Nigeria Commits To Strengthening Healthcare Infrastructure, Addressing Neglected Tropical Diseases And Antimicrobial Resistance


In a recent announcement by Prof. Ali Pate, the Coordinating Minister of Health and Social Welfare, Nigeria’s Federal Government is demonstrating a strong commitment to improving healthcare infrastructure and addressing critical health issues. Their focus is on tackling Neglected Tropical Diseases (NTDs) and developing comprehensive strategies to combat Antimicrobial Resistance (AMR).

During the 73rd session of the World Health Organization Regional Committee for Africa, Prof. Ali Pate emphasized Nigeria’s dedication to these vital healthcare initiatives. NTDs, a group of 20 conditions predominantly found in tropical regions, disproportionately affect over one billion people living in underserved communities worldwide.

These diseases earn the label “neglected” due to their limited presence on the global health agenda, inadequate funding, and associations with stigma and social exclusion. Nigeria, as a nation, grapples with conditions like elephantiasis, river blindness, trachoma, and more, impacting its population.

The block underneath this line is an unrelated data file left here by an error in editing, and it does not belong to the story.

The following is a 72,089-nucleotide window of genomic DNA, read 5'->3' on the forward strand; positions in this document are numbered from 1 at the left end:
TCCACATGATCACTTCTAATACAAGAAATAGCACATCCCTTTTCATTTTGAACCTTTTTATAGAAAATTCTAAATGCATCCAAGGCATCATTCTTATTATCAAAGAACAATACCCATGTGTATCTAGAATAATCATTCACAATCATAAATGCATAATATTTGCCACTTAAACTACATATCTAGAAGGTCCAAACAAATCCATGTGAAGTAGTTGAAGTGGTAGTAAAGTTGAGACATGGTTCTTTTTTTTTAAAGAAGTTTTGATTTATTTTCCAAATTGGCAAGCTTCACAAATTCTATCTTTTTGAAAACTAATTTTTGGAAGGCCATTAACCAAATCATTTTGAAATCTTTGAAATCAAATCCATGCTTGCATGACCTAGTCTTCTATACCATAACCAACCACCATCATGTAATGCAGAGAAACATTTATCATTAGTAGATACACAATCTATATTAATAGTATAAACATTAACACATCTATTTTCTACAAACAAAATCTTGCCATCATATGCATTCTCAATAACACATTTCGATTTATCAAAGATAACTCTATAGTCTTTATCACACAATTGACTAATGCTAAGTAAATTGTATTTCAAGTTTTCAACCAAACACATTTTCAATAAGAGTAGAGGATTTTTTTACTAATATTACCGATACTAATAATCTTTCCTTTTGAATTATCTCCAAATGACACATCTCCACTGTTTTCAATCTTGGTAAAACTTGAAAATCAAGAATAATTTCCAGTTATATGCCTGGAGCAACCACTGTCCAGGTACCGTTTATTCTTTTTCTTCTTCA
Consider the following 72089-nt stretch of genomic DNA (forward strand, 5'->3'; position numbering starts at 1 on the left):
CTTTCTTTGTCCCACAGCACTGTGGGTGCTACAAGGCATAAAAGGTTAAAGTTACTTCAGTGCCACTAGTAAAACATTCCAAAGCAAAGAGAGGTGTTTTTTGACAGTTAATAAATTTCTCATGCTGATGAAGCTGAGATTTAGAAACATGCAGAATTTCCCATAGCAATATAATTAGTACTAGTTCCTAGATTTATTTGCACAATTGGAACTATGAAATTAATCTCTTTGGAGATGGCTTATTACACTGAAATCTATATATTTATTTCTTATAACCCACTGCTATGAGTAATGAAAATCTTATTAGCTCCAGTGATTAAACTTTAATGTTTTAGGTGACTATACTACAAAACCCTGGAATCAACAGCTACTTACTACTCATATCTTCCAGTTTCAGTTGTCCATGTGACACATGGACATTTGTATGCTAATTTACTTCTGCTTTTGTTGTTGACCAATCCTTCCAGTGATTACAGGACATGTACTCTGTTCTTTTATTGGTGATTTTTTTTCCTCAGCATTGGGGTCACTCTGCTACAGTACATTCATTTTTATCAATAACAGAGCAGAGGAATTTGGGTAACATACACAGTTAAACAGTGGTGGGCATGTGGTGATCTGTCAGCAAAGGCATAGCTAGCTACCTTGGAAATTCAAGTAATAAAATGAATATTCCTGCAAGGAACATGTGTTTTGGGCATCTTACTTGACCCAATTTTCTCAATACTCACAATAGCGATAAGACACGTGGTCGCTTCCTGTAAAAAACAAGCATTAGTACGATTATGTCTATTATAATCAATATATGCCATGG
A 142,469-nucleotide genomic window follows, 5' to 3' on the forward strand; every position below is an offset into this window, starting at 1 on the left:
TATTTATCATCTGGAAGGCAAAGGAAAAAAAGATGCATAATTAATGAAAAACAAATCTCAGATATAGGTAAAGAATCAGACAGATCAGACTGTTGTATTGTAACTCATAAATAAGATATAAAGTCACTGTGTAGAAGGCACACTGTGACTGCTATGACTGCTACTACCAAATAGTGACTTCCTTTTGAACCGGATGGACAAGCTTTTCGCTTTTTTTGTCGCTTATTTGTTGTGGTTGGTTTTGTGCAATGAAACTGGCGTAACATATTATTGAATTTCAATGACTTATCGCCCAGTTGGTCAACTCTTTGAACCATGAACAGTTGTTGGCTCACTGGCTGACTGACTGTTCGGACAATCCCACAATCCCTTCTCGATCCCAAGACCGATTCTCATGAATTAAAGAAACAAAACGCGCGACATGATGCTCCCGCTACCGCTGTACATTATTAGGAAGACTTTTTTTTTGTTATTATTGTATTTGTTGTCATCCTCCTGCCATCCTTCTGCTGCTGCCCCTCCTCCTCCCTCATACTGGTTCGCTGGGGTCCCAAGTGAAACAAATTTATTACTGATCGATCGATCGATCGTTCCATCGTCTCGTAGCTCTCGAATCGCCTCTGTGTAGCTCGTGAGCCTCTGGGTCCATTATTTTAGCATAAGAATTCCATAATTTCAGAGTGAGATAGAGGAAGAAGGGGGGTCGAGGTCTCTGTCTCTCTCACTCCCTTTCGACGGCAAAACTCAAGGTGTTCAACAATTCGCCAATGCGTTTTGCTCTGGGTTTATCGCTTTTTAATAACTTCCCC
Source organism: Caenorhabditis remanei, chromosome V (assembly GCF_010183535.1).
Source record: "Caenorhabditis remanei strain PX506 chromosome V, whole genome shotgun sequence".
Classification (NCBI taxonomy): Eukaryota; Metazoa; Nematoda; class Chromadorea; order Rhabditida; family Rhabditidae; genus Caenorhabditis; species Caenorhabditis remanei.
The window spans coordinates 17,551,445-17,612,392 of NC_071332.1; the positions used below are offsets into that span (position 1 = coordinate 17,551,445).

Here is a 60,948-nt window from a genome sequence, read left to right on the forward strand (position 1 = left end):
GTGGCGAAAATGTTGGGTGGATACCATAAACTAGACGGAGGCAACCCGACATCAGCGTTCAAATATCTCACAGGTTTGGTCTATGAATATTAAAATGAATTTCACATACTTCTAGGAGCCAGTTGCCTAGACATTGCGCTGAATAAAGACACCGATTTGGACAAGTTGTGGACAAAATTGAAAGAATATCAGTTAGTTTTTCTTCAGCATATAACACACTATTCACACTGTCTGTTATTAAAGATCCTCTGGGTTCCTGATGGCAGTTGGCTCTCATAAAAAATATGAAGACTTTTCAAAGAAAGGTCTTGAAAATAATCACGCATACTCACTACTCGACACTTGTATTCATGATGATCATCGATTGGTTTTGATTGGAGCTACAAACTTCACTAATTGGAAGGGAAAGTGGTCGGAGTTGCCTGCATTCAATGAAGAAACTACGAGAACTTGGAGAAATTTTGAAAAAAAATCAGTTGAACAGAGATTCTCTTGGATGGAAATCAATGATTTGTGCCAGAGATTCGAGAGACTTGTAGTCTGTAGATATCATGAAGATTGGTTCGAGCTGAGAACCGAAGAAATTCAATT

At the event, Prof. Ali Pate, represented by the ministry’s Permanent Secretary, Kachollom Daju, underscored the government’s proactive measures to combat AMR, a significant threat to human, animal, and environmental health in the region. He stressed the importance of collecting timely, accurate, and comprehensive data to inform policies and interventions; highlighting efforts to establish robust health information systems.

Furthermore, Prof. Pate acknowledged the progress detailed in the 2022-2023 annual report of the WHO African Region. He emphasized the collective efforts made to advance health and well-being across the continent, particularly during the COVID-19 pandemic.

The report also recognized notable achievements within Nigeria’s healthcare sector; including the collaborative response to the pandemic and alignment with the pursuit of Universal Health Coverage. Prof. Pate highlighted successful immunization programmes, and the integration of vaccines like the APV vaccine, typhoid conjugate vaccine, and malaria vaccine as significant strides toward disease prevention and community health.






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